A culture of inclusion
art can be therapeutic, cathartic, healing. In its wide spectrum of expressions, it is often regarded as a coping mechanism that inspires individuals and unites communities. But some criticize the contemporary art world, with its pristine galleries, high prices, and elite cliques, for being pretentious and distant from the public. In Lebanon, we are lucky that most art spaces offer free entry. For those who are unfamiliar with this sphere, however—those who come from underprivileged backgrounds, don’t speak the languages of the art world, or even know where to go to see it—art and cultural spaces aren’t always inviting. A vibrant cultural space in the heart of Beirut, Dar El-Nimer for Arts and Culture, is not only offering beautiful, varied exhibitions and events, but also a vital sense of inclusion—especially for Palestinians, one of Lebanon’s most marginalized communities. It celebrates the region’s rich and complex heritage, with a special focus on Palestinian culture, which, along with its identity, is constantly facing erasure and distortion. Since its launch, Dar El-Nimer has developed a solid reputation for its interactive and accessible spirit, which is apparent both in its quality exhibitions and frequent, engaging event offerings, such as
“In the end, our society will be defined not only by what we create, but what we refuse to destroy.” – John Sawhill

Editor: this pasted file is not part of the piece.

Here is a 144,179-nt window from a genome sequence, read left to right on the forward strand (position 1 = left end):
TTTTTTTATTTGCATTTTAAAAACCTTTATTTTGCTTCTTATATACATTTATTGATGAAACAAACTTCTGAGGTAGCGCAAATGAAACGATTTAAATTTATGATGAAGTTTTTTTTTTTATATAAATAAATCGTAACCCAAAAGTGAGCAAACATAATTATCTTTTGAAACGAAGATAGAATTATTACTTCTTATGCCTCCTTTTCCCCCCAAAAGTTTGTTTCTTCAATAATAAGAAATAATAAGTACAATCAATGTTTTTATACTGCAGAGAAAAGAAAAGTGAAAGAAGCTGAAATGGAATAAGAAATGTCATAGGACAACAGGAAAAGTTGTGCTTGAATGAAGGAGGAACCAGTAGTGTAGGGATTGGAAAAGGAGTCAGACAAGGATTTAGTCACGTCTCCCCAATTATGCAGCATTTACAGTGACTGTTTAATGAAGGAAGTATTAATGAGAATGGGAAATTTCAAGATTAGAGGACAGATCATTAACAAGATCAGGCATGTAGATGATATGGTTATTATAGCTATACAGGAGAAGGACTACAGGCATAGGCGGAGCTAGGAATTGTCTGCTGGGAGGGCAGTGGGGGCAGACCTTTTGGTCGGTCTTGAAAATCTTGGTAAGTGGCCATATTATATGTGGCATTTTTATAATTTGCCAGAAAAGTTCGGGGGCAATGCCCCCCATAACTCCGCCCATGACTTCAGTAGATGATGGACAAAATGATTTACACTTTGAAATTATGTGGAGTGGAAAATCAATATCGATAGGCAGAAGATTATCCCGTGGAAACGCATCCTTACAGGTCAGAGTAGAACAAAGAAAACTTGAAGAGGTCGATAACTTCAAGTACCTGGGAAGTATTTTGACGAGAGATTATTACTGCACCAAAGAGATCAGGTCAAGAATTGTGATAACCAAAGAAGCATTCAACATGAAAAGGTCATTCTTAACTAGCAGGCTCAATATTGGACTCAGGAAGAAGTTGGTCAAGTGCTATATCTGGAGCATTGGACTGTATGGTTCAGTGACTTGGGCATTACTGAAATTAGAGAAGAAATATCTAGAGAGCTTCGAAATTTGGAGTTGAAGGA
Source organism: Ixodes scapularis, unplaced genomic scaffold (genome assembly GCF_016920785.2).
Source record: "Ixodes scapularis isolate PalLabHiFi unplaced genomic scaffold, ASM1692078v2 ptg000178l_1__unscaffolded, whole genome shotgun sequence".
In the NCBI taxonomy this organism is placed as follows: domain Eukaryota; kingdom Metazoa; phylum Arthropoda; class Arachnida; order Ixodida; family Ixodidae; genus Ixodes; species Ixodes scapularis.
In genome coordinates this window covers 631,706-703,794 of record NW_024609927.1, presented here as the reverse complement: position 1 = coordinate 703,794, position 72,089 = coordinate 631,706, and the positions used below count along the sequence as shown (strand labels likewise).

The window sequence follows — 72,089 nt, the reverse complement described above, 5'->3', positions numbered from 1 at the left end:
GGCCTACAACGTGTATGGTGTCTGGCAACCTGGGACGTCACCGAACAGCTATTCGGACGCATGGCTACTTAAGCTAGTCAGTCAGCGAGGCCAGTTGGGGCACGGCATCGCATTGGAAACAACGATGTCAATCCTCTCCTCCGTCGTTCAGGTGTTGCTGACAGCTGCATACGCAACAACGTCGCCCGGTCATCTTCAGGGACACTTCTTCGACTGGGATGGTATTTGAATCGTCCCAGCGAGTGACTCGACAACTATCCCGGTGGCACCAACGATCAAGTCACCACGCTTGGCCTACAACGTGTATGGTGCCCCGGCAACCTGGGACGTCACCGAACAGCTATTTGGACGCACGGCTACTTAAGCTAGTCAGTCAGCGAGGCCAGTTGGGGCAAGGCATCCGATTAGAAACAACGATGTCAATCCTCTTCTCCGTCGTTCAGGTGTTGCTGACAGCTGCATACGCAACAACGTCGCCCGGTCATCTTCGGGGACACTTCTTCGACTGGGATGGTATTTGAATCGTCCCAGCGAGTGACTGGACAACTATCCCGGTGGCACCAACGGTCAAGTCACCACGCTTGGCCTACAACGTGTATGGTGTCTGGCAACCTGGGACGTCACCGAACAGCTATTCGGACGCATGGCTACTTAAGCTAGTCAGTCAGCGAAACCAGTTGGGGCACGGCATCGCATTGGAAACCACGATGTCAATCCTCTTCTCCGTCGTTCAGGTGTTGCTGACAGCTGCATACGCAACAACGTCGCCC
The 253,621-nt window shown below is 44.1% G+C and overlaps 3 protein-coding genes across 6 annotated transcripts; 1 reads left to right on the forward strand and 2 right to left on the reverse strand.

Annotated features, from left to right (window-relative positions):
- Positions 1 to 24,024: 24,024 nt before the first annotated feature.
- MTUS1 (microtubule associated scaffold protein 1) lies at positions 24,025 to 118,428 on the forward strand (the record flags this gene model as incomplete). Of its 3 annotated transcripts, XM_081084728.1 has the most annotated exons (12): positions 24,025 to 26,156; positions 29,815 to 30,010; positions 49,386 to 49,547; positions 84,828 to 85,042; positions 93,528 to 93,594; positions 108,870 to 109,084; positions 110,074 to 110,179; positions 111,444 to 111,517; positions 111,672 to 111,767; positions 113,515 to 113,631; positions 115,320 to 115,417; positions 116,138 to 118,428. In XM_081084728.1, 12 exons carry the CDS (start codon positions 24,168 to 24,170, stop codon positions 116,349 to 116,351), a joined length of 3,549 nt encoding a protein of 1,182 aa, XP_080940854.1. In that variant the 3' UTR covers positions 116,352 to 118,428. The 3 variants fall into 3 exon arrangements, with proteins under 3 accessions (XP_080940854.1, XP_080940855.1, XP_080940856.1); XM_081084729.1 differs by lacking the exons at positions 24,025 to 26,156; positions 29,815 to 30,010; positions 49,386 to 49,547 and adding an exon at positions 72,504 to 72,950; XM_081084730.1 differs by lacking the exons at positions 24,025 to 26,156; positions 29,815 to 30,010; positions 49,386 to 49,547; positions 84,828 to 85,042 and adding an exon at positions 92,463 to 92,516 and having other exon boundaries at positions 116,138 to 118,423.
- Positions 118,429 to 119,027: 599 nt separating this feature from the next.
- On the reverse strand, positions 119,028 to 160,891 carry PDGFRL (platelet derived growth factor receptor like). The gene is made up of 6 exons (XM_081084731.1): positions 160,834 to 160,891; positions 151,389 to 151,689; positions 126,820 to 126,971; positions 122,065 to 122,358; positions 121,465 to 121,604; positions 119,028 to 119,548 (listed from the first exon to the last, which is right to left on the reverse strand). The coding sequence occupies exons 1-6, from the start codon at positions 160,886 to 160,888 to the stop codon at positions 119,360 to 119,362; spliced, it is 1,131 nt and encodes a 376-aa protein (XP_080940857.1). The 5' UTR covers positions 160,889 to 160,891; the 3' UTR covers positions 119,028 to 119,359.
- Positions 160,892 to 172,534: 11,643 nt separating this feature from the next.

lm screenings, workshops, performances, talks, and tours. Entrance is free, as are most events, except for some workshops that need to cover the cost of materials. Officially opened in May 01 , it is the brainchild of Rami El-Nimer, a banker and patron of the arts whose family hails from Palestine. Over the past 40 years, El-Nimer has amassed a growing collection of Islamic, Christian, and orientalist pieces that span about 10 centuries of civilization. These include manuscripts, coins, ceramics, textiles, woodwork with mother-of-pearl inlay, and metal work, as well as modern and contemporary Palestinian art, all selected for their aesthetic and historic value. Its launch exhibition, “At the Seams,” was a moving display of Palestinian cra smanship and the political history behind traditional embroidery—the rst satellite exhibition from the Palestinian Museum in Birzeit. Sharing Palestinian culture with its own community and the rest of the country is a big part of the independent nonpro t art foundation’s mission. Though the space exhibits works by artists of all nationalities, its debut exhibition was purposely Palestinian. Dar El-Nimer’s Executive Director Rasha Salah says, “[We want] to break the clichés around Palestine in Lebanon, to show that there’s many faces of Palestinians. … Palestine has its culture, history, heritage, and it’s important to show it regardless of whatever is happening politically.” In fall 01 , Dar El-Nimer showcased artworks as part of Qalandiya International III, the Palestinian biennale that was held internationally for the rst time that year, across 1 art foundations in four countries. The artistic program was built around the theme of return, and sought to restore Palestinians’ relationship with their natural surroundings through its focus on the sea. Since then, other regional and Palestinian artists have showed their work at the space. As part of its mission, every year, Dar El-Nimer aims to feature thematic exhibitions from its own collection. The rst exhibition from the collection, held from April to October 01 , was titled “Midad: The Public and Intimate Lives of Arabic Calligraphy,” and included over pieces of calligraphy dating as far back as the 8th century, along with newly commissioned pieces. For 018, an exhibition marking the 0th anniversary of the Nakba is set to present documents and archives of Palestine, curated by Palestinian artist and curator Jack Persekian. This year, the exhibition “Keyword: Palestine” runs through February, followed by an auction of the pieces, the profits of which will go to the Institute for Palestinian Studies. Other highlights for the coming months include an exhibition by the renowned London-based Palestinian contemporary artist Larissa Sansour, a retrospective of the late Toufic Abdul Al, and an exhibition by a surprise international photographer. In addition to being a cultural hub, Dar El-Nimer focuses on research, dialogue, and intellectual engagement, with a keen emphasis on drawing in an eclectic mix of visitors, especially from Palestinian communities. As part of its outreach program, Dar El-Nimer invites students from public, private, and UNRWA schools, universities, as well as scholars and anyone else who is interested in its various activities. The quality of works shown may be on par with other respected cultural spaces in Lebanon, but the special attention toward creating a welcoming environment makes all the difference for those that aren’t normally invited to the art world. “We show an amazing, prestigious exhibition like Midad, but also invite a dance troupe from Ain Al-Hilweh [a Palestinian refugee camp] to perform, and [the media talks] about them. They feel involved and respected. … They feel they are part of this space. It’s not intimidating; it is accessible,” says Salah. She says that all aspects of the space are aimed at inclusion. The copywriting, in both Arabic and English, attempts to stay clear, so that it can be understood by anyone and not a select elite. “Just putting big words [in the copy] that some people don’t understand ... for me this is as if I’m already excluding a big part of the society around me,” she says. Dar El-Nimer’s website says it hosts artists and others whose work is “engaging with the challenging social realities and political currents shaping the region,” and in their own dealings, they truly practice what they preach. “For us, art should have a message. It should open minds and provoke questions and discussions,” says Salah. That message isn’t just in the pieces themselves, but in the center’s ability to share art with a wider audience, not neglecting those who can benefit tremendously from a broader outlook and a beautiful sense of belonging.